I OH YOU: How do you think the Melbourne electronic music scene is placed at the moment in the context of being working artists as a part of that community?

Luke: Such a difficult question! I think it’s really growing into something, but probably outside of the ‘Melbourne sound’ there’s no Melbourne sound to speak of (laughs). I think it’s more of a community than a scene, in that if you looked at it from the outside it would be hard to pinpoint it down to one style of electronic music production. From the inside it’s going from strength to strength and we definitely feel like we’ve made a lot of great friends who are heavily involved with electronic music and that certainly makes for an enjoyable time.

I OH YOU: We were lucky enough to be in attendance for your billing alongside Jamie XX earlier in the year, how valuable are these experiences in terms of moving closer toward your vision of the project?

Luke: It’s really important. We were very excited with being asked to play with Jamie XX because he’s an artist we really like and it’s always a great experience to not only play alongside somebody like that or to meet them, on a totally self interested level it’s great because it also means you may get to do something else cool. Yeah, I won’t beat around the bush but it’s a great motivation in terms of the fact that being able to support one good act means you’ll probably be able to support more in future. It’s a lot of fun; it makes us giddy when that happens (laughs).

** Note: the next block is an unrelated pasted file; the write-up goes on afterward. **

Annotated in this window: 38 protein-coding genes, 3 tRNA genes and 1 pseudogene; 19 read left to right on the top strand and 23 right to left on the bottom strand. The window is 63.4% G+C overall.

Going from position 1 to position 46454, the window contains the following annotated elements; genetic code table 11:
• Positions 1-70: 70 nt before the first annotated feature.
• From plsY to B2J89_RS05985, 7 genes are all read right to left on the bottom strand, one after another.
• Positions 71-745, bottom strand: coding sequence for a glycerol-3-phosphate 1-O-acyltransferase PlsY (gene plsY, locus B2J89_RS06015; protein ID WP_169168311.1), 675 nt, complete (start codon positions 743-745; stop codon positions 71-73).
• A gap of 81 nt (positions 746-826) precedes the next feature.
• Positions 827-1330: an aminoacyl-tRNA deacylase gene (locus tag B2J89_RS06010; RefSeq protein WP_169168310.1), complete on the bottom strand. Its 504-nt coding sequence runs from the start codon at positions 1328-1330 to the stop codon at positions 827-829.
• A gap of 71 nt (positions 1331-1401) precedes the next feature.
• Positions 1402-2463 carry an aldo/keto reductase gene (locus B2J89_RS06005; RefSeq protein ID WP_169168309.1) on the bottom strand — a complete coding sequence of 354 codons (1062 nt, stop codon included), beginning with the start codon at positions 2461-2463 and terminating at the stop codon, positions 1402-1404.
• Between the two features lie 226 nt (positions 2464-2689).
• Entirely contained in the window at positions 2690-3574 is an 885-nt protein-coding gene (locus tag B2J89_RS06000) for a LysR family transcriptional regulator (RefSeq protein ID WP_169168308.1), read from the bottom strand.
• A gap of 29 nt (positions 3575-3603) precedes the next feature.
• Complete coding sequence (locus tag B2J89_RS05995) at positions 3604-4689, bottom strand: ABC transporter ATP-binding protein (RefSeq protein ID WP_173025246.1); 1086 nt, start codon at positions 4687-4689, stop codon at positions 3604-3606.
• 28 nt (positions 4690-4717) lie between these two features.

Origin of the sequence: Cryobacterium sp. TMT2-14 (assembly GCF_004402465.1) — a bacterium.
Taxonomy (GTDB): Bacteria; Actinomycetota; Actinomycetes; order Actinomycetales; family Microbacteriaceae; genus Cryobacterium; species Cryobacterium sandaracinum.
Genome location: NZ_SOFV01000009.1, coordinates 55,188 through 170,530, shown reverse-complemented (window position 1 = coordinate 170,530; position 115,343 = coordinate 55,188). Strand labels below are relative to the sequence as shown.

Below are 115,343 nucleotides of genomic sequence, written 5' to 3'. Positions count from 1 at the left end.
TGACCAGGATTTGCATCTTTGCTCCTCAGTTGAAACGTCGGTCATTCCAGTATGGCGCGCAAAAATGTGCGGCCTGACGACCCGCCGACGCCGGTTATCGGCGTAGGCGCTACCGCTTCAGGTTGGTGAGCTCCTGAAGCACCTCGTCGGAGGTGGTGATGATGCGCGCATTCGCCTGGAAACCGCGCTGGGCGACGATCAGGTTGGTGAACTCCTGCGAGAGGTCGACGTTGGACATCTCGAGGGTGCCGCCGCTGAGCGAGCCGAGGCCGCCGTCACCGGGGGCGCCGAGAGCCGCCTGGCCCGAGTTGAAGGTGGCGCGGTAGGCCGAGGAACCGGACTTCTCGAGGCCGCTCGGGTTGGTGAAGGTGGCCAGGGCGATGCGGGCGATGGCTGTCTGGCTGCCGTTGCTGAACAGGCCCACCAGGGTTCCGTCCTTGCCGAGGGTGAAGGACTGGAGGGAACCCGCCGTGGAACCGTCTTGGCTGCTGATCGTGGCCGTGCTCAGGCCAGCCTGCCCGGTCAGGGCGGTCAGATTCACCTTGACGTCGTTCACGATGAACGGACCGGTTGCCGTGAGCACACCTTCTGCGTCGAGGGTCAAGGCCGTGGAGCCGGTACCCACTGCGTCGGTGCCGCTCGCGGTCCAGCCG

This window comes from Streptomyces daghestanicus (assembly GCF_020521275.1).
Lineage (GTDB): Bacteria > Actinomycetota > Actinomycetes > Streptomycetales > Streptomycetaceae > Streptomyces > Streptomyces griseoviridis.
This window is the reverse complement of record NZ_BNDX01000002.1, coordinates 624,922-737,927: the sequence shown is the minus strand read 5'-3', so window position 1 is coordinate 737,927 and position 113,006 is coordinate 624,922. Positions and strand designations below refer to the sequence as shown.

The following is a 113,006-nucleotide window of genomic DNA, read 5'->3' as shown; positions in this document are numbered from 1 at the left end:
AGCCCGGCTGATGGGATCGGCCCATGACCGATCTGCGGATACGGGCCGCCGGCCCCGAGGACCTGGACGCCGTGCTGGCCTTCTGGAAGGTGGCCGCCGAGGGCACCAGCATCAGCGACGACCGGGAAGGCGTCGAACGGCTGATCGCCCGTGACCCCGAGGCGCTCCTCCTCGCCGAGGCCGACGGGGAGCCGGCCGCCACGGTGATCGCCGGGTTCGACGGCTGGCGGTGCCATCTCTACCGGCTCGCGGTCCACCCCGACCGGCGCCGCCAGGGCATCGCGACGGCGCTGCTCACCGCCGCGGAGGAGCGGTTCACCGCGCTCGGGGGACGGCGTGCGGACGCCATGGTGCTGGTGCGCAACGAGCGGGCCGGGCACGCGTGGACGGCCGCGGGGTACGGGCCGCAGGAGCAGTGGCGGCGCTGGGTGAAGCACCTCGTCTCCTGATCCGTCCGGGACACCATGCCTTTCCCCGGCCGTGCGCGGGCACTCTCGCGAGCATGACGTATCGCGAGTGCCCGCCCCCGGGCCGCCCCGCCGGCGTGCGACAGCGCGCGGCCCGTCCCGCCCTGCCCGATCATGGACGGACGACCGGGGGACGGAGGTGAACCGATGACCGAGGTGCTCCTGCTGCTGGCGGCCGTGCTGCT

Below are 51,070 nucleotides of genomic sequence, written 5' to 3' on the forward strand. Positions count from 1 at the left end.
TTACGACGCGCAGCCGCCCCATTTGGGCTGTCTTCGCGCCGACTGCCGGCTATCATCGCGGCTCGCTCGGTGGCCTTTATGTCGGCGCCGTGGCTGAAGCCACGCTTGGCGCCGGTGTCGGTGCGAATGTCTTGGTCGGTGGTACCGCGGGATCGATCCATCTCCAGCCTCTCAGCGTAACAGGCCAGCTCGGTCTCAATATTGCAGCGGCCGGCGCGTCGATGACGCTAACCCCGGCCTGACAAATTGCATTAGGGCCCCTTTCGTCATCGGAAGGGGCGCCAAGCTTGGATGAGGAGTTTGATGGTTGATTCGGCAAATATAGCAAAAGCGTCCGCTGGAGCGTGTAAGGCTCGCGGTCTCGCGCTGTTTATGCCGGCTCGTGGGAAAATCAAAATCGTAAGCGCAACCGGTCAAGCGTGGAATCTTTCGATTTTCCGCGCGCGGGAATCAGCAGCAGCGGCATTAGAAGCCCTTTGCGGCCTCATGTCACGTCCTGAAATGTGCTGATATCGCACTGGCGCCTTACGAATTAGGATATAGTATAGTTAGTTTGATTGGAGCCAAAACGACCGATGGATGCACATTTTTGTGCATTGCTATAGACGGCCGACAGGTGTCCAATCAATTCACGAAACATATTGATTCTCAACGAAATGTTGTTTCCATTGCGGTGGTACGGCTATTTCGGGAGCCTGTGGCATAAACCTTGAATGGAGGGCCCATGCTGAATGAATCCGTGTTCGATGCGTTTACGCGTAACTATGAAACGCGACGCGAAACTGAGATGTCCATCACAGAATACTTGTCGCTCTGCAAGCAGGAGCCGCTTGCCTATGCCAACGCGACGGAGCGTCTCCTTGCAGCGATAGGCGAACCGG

Sam: In a different way as well, getting a gig like that was kind of where we wanted to be exactly for a long time and it’s a great example of the sort of thing we wanted to do. We really wanted to be able to play shows like that and it felt like it was so far out of reach for a while. Getting to do something like that was a dream.

I OH YOU: Do you feel that the praise, which has been placed onto the NGTV shows, translates into any form of pressure with the All That Good Work/Blue EP? Is that a separate thing?

Sam: I don’t know. I think we’ve both been kind of, at first nervous and then just curious as to how people would receive it. As Luke was saying before I think we’ve learnt over the past few years that we’re very lucky in that there are a lot of people who have a great amount of faith in us, sometimes more so than we have in ourselves (laughs) and will just kind of go with us. The nerves of starting something like NGTV; I mean we thought it would be good but we were scared shitless about it. When we did it first, we didn’t have a trial run and that first show was it, whereas now we’ve learned to relax a lot more about it and know that we’re happy with the songs. Hopefully people like it.

I OH YOU: The EP itself shows a real variation in the capability of you both, what was your intention in terms of the big picture when you wrote these tracks?

Luke: It was lucky. It was lucky that the label, Club Mod, were interested in the tracks and it was lucky that the two songs work together as a pair. It was also lucky that the remixes fit and I think we got a really coherent package out of it. Yeah, it’s like an EP with almost a mission statement to it but a lot of it was luck on a subconscious level and that was retrospectively a style and sound that we were probably working toward but didn’t realize it.